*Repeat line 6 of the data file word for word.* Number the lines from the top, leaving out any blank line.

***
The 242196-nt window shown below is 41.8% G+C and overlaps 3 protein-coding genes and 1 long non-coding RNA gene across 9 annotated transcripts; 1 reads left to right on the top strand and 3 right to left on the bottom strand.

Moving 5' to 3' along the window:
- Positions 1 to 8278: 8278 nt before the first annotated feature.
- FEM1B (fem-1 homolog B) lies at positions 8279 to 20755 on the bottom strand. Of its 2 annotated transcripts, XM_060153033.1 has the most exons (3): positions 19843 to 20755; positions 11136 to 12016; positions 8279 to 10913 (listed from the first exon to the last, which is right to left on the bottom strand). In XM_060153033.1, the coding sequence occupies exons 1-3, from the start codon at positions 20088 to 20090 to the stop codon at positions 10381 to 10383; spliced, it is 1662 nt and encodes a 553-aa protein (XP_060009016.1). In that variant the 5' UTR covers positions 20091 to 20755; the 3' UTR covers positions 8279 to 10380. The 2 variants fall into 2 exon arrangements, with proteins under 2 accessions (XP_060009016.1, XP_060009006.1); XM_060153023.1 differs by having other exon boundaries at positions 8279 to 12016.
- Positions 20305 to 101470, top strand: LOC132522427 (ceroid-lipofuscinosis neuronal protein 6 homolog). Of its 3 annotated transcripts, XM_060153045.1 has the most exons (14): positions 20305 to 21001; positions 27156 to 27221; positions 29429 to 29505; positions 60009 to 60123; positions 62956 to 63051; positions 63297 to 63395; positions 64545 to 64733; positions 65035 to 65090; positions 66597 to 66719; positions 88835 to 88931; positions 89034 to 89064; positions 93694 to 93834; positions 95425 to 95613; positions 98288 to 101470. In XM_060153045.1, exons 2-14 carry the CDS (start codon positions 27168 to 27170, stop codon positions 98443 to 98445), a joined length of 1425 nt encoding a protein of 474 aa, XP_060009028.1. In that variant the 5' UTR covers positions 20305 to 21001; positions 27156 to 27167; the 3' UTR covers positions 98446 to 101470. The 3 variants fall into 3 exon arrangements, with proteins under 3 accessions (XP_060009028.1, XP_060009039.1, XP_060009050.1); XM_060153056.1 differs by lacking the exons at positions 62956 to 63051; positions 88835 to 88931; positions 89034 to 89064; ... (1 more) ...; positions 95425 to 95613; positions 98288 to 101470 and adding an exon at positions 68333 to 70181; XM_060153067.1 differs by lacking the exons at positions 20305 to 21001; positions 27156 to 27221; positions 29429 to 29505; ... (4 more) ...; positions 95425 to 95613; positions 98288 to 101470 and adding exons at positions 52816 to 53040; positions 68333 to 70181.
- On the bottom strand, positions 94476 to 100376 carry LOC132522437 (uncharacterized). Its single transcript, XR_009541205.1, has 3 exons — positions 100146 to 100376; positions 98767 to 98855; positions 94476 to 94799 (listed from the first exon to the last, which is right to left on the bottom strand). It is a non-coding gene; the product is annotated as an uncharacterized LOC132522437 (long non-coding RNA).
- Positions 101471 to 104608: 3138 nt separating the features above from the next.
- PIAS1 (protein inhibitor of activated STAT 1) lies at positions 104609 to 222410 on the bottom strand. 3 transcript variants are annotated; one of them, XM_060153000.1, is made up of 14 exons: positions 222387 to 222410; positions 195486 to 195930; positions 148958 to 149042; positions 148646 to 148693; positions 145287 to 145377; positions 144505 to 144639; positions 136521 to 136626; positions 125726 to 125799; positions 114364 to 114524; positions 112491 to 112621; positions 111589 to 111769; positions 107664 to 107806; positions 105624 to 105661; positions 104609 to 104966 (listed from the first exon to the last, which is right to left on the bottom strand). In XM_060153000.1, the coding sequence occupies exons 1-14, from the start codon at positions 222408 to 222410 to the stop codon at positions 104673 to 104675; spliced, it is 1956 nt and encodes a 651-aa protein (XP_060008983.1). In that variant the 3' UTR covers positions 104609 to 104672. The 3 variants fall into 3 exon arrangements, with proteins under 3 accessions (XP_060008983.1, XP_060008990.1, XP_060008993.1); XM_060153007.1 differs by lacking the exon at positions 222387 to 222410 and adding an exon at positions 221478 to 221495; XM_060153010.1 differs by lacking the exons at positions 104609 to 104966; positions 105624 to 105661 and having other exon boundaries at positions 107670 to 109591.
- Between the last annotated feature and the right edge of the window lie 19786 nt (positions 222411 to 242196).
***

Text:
- On the bottom strand, positions 94476 to 100376 carry LOC132522437 (uncharacterized). Its single transcript, XR_009541205.1, has 3 exons — positions 100146 to 100376; positions 98767 to 98855; positions 94476 to 94799 (listed from the first exon to the last, which is right to left on the bottom strand). It is a non-coding gene; the product is annotated as an uncharacterized LOC132522437 (long non-coding RNA).